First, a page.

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January 30, 2007 > Public Works Director Peggy Classen

Public Works Director Peggy Classen

By Steve Warga

TCV: What prompted you to join the City of Newark after 24 years with the City of Fremont?

Claassen: It was a great opportunity for me. Dennis Jones, who is our new Assistant City Manager, was my first supervisor when I was hired by Fremont in 1979. He's my ideal as a supervisor and a really fine person and engineer. He approached me about working for Newark when the Assistant City Engineer's position opened three years ago.

Newark has changed a lot over the years and has developed a real team spirit atmosphere with all the staff. Their commitment to public service is phenomenal. I like being a part of such unusual dedication.

TCV: Can you tell us a little bit about the Public Works Department?

Claassen: Sure. There are three major components to public works. The first is building permits. We review all building permits for compliance with Newark ordinances and building codes.

Next is engineering which includes all the design and planning of capital improvement projects. We also come into play in any development projects where access, utilities, storm drains and so on need to be installed or extended.

The third area we're responsible for is also our largest: maintenance. Public Works is responsible for maintaining all city streets, including utility structures, lighting, traffic signals and, of course, filling potholes. Our goal here is to have zero potholes within the city limits.

Along with street and road maintenance, we're also in charge of maintaining the trucks you see out there working on the streets, plus any other city-owned vehicles.

Landscaping is another of our maintenance responsibilities. It's actually one of our top priorities because it's so visible. We want the public to enjoy attractive landscaping around city buildings and along our streets.

TCV: What do you see as your biggest challenges?

Claassen: In a word, money. We maximize our limited resources by operating very efficiently. I'm real proud of how much the staff accomplishes within our budgetary constraints.

It's tough sometimes, though, because we have needs for capital improvements, and some serious maintenance challenges. Just look at City Hall. It's a good building, but it's just plain getting old.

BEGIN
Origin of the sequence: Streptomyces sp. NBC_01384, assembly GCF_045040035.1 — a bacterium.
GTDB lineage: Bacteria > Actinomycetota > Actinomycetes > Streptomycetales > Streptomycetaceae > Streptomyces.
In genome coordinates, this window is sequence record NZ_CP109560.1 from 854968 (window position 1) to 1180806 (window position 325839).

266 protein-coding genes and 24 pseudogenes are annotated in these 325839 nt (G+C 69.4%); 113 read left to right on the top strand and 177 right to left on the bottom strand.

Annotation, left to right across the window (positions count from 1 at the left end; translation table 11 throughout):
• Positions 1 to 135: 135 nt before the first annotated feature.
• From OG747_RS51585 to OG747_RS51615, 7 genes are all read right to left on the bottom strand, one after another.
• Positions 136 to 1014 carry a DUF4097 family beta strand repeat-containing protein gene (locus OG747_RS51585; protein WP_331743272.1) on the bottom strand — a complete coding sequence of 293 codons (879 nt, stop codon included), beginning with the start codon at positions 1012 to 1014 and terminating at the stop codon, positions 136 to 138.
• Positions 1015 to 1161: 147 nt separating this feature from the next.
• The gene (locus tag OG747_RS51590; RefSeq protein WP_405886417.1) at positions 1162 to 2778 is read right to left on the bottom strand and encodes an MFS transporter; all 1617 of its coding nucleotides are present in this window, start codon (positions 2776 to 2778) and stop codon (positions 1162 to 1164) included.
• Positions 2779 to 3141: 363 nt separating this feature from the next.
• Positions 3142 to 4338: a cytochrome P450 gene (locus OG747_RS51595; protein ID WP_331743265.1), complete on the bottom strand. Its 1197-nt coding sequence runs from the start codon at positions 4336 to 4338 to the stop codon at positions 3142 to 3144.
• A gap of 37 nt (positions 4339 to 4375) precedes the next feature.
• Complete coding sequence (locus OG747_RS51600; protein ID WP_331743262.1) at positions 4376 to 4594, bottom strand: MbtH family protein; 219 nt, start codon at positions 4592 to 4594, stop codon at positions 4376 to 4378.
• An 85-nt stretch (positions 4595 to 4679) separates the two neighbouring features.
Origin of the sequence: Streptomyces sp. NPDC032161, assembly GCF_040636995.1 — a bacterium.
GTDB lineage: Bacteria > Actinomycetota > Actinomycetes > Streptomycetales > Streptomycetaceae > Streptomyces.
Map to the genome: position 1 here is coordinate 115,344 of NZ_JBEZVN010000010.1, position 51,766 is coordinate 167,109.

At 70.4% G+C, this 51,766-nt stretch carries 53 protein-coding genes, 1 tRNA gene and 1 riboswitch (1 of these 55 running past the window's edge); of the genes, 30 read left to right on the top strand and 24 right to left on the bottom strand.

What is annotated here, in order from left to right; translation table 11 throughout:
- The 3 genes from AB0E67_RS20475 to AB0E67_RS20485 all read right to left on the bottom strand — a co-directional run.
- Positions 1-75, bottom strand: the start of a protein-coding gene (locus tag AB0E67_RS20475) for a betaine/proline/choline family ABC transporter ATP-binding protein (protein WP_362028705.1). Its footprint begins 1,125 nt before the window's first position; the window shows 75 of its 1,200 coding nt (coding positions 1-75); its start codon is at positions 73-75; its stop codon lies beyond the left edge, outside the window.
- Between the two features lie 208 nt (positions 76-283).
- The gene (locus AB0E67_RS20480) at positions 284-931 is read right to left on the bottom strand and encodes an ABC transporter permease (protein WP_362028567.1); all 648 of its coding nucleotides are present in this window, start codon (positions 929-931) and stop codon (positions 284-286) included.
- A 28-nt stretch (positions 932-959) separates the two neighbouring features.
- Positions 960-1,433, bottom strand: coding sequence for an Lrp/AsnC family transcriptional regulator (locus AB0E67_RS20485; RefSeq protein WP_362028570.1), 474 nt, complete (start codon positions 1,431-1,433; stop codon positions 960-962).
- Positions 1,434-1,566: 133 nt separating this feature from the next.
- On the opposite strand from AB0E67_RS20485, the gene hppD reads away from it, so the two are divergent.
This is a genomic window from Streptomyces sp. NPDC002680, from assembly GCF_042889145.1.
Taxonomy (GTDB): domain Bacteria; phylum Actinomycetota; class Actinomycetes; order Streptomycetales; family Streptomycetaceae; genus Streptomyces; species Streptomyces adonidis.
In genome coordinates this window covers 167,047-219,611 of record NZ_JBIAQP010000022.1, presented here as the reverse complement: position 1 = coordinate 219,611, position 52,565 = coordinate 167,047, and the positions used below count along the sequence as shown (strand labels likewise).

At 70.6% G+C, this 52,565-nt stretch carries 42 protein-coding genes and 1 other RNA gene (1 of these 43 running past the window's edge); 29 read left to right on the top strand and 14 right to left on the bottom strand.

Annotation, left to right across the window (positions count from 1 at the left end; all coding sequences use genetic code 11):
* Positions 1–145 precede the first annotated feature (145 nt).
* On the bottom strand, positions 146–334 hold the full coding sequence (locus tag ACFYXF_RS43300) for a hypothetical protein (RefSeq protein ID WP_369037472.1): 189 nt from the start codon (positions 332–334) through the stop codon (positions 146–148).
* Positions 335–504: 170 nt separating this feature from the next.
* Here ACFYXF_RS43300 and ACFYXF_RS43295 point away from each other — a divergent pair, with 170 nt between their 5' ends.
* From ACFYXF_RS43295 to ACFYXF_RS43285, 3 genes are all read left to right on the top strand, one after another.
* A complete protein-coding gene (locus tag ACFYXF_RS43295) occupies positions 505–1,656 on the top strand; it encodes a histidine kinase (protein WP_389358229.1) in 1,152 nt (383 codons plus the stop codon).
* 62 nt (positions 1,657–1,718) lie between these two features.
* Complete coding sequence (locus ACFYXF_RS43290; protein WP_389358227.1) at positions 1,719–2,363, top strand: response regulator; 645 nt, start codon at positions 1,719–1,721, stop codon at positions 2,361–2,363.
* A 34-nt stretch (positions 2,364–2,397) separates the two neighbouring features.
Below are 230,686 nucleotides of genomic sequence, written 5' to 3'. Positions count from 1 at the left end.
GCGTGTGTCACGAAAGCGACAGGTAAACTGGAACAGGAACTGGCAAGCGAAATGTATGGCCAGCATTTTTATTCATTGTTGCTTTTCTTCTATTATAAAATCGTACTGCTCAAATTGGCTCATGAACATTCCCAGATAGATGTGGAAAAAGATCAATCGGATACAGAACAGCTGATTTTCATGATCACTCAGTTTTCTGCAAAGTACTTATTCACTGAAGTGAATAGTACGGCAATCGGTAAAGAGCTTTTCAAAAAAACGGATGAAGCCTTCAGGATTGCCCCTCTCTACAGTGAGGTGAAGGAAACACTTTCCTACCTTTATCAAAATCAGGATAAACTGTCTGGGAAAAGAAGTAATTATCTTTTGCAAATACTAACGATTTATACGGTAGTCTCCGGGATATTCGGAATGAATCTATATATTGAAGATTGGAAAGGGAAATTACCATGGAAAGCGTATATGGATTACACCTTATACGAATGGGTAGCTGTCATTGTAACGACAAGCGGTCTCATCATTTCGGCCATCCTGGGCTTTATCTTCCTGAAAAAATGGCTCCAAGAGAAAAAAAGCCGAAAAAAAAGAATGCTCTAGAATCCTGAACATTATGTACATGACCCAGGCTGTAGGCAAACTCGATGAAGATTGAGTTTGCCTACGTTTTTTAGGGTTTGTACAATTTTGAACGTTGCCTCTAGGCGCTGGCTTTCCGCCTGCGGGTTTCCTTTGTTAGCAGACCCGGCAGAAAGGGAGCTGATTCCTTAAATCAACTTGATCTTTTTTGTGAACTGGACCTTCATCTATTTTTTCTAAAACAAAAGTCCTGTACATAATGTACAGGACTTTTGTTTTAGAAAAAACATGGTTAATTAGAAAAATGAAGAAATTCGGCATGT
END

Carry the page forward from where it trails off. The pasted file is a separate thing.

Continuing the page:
TCV: What's on your wish list of capital projects?

Claassen: Well, a new administrative building is probably first. We'd like to have more room for police and fire services. We're presently leasing space for some of that. But this is not a big-ticket item, it's huge!

We get requests for skateboard and dog parks. It would be nice to have a couple of small dog parks. They're real popular with the residents. A new senior center and a community center would also enhance Newark's services.

We are expanding the senior center by another 2,000 square feet, or so. That's in addition to the existing 4,400 square feet of space we have currently. And we're adding more parking, which we desperately need.

A couple of other projects we've been eyeing for awhile are the railroad overpass on Central Avenue; and we want to widen Thornton Avenue. But until we have the money, those things will have to wait.

TCV: That sounds like a lot of money. Where will it come from?

Claassen: Yes, it's somewhere around $70 - 80 million. I can't say for sure how we'll fund these things we'd like to do. We are looking more for private development partnerships, like the Area 3 and 4 golf course development that's going through environmental review right now.

We're very proud of the Silliman Center. It's a first class facility and gets heavy utilization. That's something we put together with some creative funding mechanisms and a lot of determination.

I believe we'll see our dreams turning slowly into reality. The new Fire Station #1 is another good example. We saw the need, put our heads together, and made it happen. It's the Newark way!

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